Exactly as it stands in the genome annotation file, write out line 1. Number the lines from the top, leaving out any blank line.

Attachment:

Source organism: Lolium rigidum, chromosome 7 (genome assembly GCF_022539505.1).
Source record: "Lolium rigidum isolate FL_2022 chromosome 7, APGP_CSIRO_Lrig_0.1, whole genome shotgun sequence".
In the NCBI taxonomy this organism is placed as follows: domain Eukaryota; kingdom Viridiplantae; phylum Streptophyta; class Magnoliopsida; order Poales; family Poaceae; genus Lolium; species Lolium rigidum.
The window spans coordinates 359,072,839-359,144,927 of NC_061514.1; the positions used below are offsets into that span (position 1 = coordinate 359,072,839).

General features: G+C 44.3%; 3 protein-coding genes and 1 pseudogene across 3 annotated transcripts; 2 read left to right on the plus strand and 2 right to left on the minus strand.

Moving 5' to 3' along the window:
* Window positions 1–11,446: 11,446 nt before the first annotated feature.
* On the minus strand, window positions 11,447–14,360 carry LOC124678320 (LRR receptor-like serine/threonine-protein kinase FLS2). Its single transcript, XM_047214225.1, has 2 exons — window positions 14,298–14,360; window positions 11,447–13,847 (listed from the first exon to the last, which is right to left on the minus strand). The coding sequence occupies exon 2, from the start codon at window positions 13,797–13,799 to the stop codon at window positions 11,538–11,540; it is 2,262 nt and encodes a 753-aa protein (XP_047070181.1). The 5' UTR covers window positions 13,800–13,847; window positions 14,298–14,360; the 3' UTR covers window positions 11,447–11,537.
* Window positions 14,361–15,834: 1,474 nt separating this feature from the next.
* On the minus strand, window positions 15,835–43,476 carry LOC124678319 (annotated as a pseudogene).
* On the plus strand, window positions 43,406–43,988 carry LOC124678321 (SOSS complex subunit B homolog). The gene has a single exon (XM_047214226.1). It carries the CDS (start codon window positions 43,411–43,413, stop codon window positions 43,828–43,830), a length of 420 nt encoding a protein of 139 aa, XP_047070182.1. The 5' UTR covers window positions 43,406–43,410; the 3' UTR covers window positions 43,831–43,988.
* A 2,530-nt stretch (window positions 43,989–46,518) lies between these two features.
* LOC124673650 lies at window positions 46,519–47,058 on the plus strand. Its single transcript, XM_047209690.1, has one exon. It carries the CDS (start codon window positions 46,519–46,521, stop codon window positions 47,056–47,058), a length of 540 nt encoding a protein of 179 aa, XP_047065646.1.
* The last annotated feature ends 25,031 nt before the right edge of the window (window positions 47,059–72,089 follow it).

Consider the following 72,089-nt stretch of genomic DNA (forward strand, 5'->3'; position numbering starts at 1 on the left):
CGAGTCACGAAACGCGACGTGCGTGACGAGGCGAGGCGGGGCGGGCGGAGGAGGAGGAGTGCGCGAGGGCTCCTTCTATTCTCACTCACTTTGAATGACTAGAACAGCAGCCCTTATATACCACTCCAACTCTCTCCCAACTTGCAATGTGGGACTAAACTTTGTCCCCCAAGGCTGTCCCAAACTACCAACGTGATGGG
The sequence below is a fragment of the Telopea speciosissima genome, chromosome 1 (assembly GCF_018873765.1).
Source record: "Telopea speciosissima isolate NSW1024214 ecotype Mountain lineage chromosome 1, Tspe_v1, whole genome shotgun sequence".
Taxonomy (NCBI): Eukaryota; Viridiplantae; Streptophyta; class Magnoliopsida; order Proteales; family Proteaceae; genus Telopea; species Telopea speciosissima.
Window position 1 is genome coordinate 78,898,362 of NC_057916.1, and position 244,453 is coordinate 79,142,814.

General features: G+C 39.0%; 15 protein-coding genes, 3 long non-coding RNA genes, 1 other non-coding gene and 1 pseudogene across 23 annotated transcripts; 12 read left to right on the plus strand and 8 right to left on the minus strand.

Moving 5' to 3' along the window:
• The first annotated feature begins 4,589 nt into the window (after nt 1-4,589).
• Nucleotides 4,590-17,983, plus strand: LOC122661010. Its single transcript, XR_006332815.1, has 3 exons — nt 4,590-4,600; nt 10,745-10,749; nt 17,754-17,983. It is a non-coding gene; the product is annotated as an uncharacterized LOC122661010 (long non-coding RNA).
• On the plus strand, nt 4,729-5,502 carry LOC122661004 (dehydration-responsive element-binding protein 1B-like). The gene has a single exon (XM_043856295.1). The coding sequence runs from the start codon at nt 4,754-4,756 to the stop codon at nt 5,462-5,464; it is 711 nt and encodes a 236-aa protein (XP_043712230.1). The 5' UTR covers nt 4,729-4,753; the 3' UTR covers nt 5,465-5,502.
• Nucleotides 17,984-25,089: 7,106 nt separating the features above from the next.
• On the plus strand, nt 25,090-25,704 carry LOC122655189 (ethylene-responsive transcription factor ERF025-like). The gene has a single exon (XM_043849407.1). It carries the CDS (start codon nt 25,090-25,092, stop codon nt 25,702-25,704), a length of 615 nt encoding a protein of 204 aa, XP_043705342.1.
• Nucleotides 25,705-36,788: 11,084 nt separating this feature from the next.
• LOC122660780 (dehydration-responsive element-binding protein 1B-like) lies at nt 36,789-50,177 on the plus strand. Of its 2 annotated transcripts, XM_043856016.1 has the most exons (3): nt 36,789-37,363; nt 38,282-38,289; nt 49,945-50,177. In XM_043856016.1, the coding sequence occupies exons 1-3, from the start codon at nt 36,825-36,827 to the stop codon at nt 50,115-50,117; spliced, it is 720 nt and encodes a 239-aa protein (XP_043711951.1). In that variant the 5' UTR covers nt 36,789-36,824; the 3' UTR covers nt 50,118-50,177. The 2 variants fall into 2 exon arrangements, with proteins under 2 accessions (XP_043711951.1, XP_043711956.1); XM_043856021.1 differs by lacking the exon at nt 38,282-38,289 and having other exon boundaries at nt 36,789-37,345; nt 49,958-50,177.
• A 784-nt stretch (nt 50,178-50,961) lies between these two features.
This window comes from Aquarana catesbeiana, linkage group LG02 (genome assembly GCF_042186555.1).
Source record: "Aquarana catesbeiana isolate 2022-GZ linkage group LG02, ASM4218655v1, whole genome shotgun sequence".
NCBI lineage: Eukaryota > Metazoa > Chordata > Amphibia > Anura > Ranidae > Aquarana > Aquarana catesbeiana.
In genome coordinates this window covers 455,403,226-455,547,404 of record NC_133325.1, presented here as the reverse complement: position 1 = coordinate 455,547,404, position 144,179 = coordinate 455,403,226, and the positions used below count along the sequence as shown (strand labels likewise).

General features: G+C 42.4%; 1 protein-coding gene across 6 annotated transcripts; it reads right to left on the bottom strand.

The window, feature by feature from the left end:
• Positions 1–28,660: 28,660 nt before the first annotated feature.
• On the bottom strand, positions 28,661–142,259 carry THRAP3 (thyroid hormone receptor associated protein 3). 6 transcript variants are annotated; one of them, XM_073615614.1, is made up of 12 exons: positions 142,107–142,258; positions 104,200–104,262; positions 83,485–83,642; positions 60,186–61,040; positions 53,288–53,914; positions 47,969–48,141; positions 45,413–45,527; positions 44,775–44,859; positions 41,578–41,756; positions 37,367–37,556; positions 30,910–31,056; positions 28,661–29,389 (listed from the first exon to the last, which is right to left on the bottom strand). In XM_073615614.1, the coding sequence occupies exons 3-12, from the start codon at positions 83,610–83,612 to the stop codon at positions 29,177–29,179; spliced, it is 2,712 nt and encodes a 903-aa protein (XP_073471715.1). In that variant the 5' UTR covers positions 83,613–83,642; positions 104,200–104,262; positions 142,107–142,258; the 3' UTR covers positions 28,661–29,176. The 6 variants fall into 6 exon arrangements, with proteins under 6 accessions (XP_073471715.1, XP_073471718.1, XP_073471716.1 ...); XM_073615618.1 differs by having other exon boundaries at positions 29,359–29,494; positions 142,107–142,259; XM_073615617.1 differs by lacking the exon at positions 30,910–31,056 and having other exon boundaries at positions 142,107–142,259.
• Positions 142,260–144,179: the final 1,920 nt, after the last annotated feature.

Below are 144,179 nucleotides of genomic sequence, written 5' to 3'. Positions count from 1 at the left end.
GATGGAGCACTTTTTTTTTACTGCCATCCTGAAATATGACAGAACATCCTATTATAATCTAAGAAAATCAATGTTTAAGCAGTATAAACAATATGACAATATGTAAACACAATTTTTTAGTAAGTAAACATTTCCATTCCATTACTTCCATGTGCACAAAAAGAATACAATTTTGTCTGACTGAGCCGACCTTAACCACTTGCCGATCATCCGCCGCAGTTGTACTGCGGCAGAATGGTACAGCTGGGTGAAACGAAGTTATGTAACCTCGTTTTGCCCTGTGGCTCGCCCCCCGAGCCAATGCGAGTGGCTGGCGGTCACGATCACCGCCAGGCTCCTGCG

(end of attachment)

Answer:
Source organism: Lolium rigidum, chromosome 7 (genome assembly GCF_022539505.1).